Katica Roy: Pay is the symptom — it’s not the disease. So in other words, pay is the quantitative value decision that you’re making about your talent. The actual value decisions that you’re making about your talent happen upstream. They happen before that in performance and potential. So you need to get those right before you can actually close your gender pay gap.
Paul Michelman: We’ve discussed the bottom-line benefits to the individual company. But addressing gender equity has implications that go beyond that.
Katica Roy: From an economic perspective, it’s not good to underpay people. Of the $2 trillion that is the upside for gender equity through closing the gender equity gap in the U.S., $512 billion of that is closing the gender pay gap. It’s a massive economic opportunity for our country. It is not just an issue of fairness, of paying people equitably. And it’s not just about women. … [In] 40% of households with children in the U.S., women are the breadwinners. There are 16 million breadwinner moms in the U.S. — they support 28 million children. That’s our future labor force. When we leave women behind, we leave families behind. We leave our future labor force behind. We know that there’s a connection between the economic standing of parents and the future opportunities of their children. That doesn’t just impact my bank account. … Actually … we are all tethered together in that.
Paul Michelman: That’s Katica Roy, CEO of Pipeline Equity. We’ll let her wrap this one up with three big points on addressing gender equity.
Katica Roy: Gender equity is not just a social issue. It’s a massive economic opportunity. In the U.S. alone, we could increase our GDP by $2 trillion if we close the gender equity gap.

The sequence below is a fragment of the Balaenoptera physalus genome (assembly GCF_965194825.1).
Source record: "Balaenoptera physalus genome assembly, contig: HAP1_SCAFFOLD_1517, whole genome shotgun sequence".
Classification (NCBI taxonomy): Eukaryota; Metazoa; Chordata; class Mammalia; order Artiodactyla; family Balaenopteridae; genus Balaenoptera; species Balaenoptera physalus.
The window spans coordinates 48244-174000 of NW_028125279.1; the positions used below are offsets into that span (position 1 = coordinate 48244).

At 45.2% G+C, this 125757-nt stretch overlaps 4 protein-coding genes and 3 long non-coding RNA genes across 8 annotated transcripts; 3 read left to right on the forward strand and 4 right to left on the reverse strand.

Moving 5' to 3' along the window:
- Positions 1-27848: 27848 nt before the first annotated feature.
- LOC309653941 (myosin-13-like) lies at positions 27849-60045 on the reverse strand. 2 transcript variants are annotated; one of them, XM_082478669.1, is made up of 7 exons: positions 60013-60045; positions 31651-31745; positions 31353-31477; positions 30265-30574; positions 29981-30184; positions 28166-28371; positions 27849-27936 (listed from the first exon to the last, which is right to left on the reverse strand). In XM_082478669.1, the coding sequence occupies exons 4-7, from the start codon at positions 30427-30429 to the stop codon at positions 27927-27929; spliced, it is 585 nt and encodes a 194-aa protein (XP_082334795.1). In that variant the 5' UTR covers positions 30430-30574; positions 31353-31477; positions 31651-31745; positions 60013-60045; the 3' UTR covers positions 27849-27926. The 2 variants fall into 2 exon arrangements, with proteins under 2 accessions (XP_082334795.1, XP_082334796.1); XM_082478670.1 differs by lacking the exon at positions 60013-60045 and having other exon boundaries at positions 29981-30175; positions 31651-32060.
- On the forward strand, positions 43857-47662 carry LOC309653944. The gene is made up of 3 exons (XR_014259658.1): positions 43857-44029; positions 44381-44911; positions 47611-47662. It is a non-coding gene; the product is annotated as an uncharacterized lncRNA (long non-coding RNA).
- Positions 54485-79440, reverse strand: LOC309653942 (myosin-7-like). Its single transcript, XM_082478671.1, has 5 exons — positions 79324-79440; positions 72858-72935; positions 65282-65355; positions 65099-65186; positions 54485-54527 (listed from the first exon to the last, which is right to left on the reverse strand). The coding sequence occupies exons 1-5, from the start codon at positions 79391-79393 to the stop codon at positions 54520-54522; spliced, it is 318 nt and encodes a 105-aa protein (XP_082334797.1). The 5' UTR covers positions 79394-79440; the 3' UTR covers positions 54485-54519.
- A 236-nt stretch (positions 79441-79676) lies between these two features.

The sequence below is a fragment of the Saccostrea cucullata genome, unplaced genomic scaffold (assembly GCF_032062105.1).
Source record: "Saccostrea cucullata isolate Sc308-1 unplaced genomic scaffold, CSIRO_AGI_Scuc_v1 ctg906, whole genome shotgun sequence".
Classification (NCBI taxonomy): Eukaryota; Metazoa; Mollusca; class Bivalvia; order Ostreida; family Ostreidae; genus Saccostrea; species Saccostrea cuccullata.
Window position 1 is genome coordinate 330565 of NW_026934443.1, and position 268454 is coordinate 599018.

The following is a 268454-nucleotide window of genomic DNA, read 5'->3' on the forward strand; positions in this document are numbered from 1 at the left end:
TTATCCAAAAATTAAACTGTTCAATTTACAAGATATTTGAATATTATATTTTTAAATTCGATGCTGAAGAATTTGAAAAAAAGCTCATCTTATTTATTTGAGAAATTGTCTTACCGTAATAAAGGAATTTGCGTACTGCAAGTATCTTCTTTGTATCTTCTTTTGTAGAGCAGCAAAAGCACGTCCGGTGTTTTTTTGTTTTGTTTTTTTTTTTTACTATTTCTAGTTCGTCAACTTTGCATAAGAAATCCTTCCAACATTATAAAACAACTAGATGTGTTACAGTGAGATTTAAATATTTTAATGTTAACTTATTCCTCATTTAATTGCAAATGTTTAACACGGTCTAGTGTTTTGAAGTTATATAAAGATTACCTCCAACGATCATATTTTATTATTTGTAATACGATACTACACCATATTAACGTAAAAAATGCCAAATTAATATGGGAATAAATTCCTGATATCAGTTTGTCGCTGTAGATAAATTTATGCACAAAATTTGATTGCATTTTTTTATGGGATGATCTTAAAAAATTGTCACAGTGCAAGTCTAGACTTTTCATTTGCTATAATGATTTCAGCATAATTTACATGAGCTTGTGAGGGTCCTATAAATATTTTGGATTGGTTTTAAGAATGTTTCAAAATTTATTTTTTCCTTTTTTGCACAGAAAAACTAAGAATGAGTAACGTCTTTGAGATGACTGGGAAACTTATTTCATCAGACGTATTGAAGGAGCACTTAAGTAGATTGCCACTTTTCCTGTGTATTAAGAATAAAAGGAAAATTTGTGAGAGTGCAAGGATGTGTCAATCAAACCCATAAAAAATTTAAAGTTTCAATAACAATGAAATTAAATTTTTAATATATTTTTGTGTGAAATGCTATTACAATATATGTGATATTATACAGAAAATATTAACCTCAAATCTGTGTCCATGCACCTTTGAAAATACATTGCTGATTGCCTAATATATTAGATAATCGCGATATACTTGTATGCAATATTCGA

Paul Michelman: Number two:
Katica Roy: Gender equity is not a synonym for women’s rights. Women are half the conversation, and men are the other half. And not just because men hold the majority of all leadership positions in corporations, but also because gender and equity impacts them too. It’s just that we don’t talk about it.
Paul Michelman: Number three:
Katica Roy: You cannot close the gender pay gap by starting with pay. What we know is that pay is the quantitative value that you place on your tech talent. But the actual value that you place on your talent happens before that in performance and potential. If we fix those, then we can really close the gender pay gap.
Paul Michelman: That’s this week’s Three Big Points. You can find us on Apple Podcasts, Google Podcasts, Stitcher, Spotify, and wherever fine podcasts are streamed. We will be forever in your debt if you’d take a moment to rate our program or post a review on Apple Podcasts or wherever you get your podcasts.
Three Big Points is produced by Mary Dooe. Music by Matt Reed. Marketing and audience development by Desiree Barry. Our coordinating producer is Mackenzie Wise.
Miguel Van Bodegom